Real Estate News

‘They used me,’ developer claims, after $32 million Brickell land deal goes bad

Lawsuits are swirling over control of this small parcel at 1428 Brickell Ave., the site of of a boutique office building. The land could be redeveloped as a 48-story, mixed-use tower.
Lawsuits are swirling over control of this small parcel at 1428 Brickell Ave., the site of of a boutique office building. The land could be redeveloped as a 48-story, mixed-use tower.

New York developer Shahab Karmely thought he had sealed the deal: a small office building on prime Brickell land was his for $32 million.

The site screamed for redevelopment. But the property owner, Taplin Company — whose founder, Martin Taplin, had earlier fallen to his death in a suicide amid mounting financial woes — suddenly backed out.

Karmely claims Taplin got cold feet because the company had secretly shopped his offer around to other bidders, in violation of an exclusivity agreement, according to a lawsuit filed last week in Miami-Dade County circuit court. One competitor bit, according to the suit, agreeing to pay $10 million more than Karmely’s offer, which he made through his firm KAR Properties.

“Unbeknownst to KAR … Taplin was using KAR as a stalking horse to attract and negotiate the sale of the membership interest to third parties,” states the complaint, which alleges breach of contract, unjust enrichment and fraud.

The dispute over the 10-story boutique office building shows how desperate developers are to snatch up properties in Miami’s urban core, where condos seem to sprout from every empty plot. Good land is the lifeblood of builders — and they’re willing to fight for it. Despite overseas cash slowing from a torrent to a trickle, developers are making a big bet that the market will come back strong.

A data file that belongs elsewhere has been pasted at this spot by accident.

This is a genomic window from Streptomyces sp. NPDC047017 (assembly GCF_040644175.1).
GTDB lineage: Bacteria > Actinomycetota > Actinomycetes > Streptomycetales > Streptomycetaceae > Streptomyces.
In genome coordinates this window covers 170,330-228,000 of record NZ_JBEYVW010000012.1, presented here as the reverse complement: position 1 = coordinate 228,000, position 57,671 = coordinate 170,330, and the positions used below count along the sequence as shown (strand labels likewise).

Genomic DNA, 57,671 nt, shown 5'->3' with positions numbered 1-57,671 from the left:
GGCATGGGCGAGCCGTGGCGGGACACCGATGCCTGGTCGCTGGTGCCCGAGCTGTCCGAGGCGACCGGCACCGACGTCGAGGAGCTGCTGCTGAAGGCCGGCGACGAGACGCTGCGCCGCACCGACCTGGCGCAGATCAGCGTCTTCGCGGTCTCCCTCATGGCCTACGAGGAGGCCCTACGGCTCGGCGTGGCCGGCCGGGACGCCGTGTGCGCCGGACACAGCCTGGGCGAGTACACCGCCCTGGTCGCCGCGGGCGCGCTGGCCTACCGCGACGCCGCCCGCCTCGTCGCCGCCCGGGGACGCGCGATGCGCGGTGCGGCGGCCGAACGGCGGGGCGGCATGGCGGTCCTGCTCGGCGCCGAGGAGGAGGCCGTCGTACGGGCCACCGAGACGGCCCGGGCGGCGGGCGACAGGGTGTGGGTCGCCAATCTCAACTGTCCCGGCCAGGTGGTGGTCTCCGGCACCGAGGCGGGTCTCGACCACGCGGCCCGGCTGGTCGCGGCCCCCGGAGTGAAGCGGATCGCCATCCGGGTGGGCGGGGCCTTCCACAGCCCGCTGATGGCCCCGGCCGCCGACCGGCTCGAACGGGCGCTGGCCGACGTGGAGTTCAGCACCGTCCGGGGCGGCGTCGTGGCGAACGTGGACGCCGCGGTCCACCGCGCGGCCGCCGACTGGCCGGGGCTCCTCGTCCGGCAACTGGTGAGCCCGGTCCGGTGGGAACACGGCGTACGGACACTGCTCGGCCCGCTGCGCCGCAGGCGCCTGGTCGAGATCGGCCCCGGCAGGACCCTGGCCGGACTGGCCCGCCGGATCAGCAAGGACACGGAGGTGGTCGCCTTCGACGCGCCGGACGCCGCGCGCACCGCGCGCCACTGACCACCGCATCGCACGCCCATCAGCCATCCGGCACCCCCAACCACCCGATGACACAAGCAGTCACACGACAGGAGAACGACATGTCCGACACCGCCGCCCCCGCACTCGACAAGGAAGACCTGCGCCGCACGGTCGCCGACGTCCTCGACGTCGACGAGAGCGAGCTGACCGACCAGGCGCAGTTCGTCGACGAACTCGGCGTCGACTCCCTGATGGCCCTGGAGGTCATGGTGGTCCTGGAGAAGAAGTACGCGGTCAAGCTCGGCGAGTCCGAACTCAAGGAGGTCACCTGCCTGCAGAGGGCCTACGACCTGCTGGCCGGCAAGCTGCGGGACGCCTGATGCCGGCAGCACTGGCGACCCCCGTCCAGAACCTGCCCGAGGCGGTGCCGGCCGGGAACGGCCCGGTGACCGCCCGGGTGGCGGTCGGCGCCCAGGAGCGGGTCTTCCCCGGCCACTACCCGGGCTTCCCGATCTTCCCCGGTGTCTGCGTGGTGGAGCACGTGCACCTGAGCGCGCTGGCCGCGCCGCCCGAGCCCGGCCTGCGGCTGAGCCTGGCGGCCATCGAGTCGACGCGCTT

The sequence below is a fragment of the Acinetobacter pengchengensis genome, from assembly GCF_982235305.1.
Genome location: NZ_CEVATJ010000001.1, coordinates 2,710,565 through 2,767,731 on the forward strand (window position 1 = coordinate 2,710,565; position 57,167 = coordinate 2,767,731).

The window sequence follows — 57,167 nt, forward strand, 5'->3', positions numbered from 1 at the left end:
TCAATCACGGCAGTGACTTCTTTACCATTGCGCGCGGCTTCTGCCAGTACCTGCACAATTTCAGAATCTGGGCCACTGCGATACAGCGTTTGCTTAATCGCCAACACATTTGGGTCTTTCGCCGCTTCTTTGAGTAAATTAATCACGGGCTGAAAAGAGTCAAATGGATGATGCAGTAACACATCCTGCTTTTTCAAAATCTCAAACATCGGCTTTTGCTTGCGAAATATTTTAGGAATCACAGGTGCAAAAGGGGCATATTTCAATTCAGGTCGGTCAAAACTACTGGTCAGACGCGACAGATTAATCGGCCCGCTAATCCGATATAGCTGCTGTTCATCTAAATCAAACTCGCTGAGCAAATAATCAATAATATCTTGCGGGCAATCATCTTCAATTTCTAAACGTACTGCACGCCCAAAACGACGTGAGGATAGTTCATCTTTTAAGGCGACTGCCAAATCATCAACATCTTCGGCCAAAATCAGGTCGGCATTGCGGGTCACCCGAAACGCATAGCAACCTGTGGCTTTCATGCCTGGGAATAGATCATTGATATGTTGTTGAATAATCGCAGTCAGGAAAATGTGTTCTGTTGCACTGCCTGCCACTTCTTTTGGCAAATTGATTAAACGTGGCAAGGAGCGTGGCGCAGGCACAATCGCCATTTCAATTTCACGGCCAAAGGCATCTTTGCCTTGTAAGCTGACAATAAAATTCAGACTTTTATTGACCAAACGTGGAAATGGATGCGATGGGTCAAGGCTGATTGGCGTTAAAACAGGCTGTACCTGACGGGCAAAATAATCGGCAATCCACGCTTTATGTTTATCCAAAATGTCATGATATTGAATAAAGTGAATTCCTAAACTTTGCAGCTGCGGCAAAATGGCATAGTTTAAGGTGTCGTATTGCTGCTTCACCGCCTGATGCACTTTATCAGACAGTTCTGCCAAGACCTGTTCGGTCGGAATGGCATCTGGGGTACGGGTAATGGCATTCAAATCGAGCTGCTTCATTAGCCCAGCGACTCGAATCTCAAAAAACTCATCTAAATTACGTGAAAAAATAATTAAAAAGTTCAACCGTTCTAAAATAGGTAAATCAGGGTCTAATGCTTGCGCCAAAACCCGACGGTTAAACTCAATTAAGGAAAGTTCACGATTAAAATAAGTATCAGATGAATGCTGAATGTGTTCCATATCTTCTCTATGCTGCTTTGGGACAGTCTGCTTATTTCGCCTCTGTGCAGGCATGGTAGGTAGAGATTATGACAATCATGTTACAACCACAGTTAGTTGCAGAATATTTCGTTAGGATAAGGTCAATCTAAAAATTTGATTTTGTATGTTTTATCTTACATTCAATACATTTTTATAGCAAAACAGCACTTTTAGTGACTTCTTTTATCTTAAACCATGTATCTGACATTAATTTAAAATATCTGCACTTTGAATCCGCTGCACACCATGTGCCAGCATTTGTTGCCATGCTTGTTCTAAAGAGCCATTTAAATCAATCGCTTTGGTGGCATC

$32 million Price for a controlling interest in the land at 1428 Brickell Ave.

“This is one of the last remaining jewels of property on the Brickell corridor,” said Mason Pertnoy, Karmely’s lawyer.

The winning bidder’s identity remains unknown.

The Taplin Company declined to comment and has not yet submitted a response in court.

‘But honey, she’s so beautiful!’

It’s not the only lawsuit swirling around the 1.15-acre parcel at 1428 Brickell Ave.

In 2014, a lender initiated foreclosure proceedings on the site over mortgages worth about $8.7 million. Then, last year, Taplin’s son Andrew filed a lawsuit accusing his father of using income from the property to “fund personal expenses through extravagant payroll and benefits.” That claim valued the land at $50 million.


The Taplin Company is also suing another lender, Walter Defortuna of Fortune International Realty, claiming Defortuna tried to force the company to sell at a below-market cost of $23 million. All of the cases are ongoing.

And it’s not the first time the Taplins have been accused of cutting deals with more than one buyer. Earlier this spring, two different firms said they had agreed to purchase the family’s famed Sagamore Hotel in South Beach. A Fort Lauderdale buyer ultimately emerged with the hotel for $63 million.

That’s like if my wife catches me in bed with a 22-year-old and I say, ‘But honey, she’s so beautiful.’

Shahab Karmely, developer

The Brickell office building dispute hinges on a letter of intent signed by Karmely and Neil Sazant, Martin Taplin’s son-in-law and the president of the Taplin Corporation.

The letter, dated June 17, included confidentiality and exclusivity provisions, according to court filings by the plaintiff. In an interview, Karmely said he was aware of the controversy at the Sagamore and wanted “ironclad” protections. He also provided proof of his funds: a bank account with $45 million in cash.

The agreement entitled KAR to an 80 percent interest in the property for $32 million, minus the cost of paying off outstanding mortgages. Taplin would retain control of a 20 percent stake.